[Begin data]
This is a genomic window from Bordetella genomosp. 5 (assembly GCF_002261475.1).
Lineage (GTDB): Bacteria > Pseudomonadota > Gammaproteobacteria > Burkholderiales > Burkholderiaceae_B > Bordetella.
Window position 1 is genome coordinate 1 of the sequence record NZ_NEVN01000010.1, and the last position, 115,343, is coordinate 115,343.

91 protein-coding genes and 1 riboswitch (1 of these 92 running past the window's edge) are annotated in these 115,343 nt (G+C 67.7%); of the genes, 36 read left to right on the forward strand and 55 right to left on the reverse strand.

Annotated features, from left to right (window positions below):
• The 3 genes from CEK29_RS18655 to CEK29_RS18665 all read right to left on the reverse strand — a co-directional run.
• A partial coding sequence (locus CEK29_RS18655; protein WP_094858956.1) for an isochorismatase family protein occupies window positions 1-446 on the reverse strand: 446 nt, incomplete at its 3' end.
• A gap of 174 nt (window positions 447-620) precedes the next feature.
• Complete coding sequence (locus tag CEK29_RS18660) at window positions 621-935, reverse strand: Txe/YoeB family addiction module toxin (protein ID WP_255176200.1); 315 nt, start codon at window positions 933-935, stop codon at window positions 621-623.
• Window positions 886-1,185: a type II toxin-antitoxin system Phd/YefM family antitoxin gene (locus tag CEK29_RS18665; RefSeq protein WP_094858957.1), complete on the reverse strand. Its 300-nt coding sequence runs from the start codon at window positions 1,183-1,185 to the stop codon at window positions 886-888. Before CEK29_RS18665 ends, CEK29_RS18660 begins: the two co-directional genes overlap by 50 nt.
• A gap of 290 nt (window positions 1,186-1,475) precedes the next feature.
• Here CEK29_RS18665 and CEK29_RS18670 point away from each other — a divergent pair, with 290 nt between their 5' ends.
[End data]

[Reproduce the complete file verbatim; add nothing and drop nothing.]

This is a genomic window from Bordetella genomosp. 5 (assembly GCF_002261475.1).
Lineage (GTDB): Bacteria > Pseudomonadota > Gammaproteobacteria > Burkholderiales > Burkholderiaceae_B > Bordetella.
Window position 1 is genome coordinate 1 of the sequence record NZ_NEVN01000010.1, and the last position, 115,343, is coordinate 115,343.

91 protein-coding genes and 1 riboswitch (1 of these 92 running past the window's edge) are annotated in these 115,343 nt (G+C 67.7%); of the genes, 36 read left to right on the forward strand and 55 right to left on the reverse strand.

Annotated features, from left to right (window positions below):
• The 3 genes from CEK29_RS18655 to CEK29_RS18665 all read right to left on the reverse strand — a co-directional run.
• A partial coding sequence (locus CEK29_RS18655; protein WP_094858956.1) for an isochorismatase family protein occupies window positions 1-446 on the reverse strand: 446 nt, incomplete at its 3' end.
• A gap of 174 nt (window positions 447-620) precedes the next feature.
• Complete coding sequence (locus tag CEK29_RS18660) at window positions 621-935, reverse strand: Txe/YoeB family addiction module toxin (protein ID WP_255176200.1); 315 nt, start codon at window positions 933-935, stop codon at window positions 621-623.
• Window positions 886-1,185: a type II toxin-antitoxin system Phd/YefM family antitoxin gene (locus tag CEK29_RS18665; RefSeq protein WP_094858957.1), complete on the reverse strand. Its 300-nt coding sequence runs from the start codon at window positions 1,183-1,185 to the stop codon at window positions 886-888. Before CEK29_RS18665 ends, CEK29_RS18660 begins: the two co-directional genes overlap by 50 nt.
• A gap of 290 nt (window positions 1,186-1,475) precedes the next feature.
• Here CEK29_RS18665 and CEK29_RS18670 point away from each other — a divergent pair, with 290 nt between their 5' ends.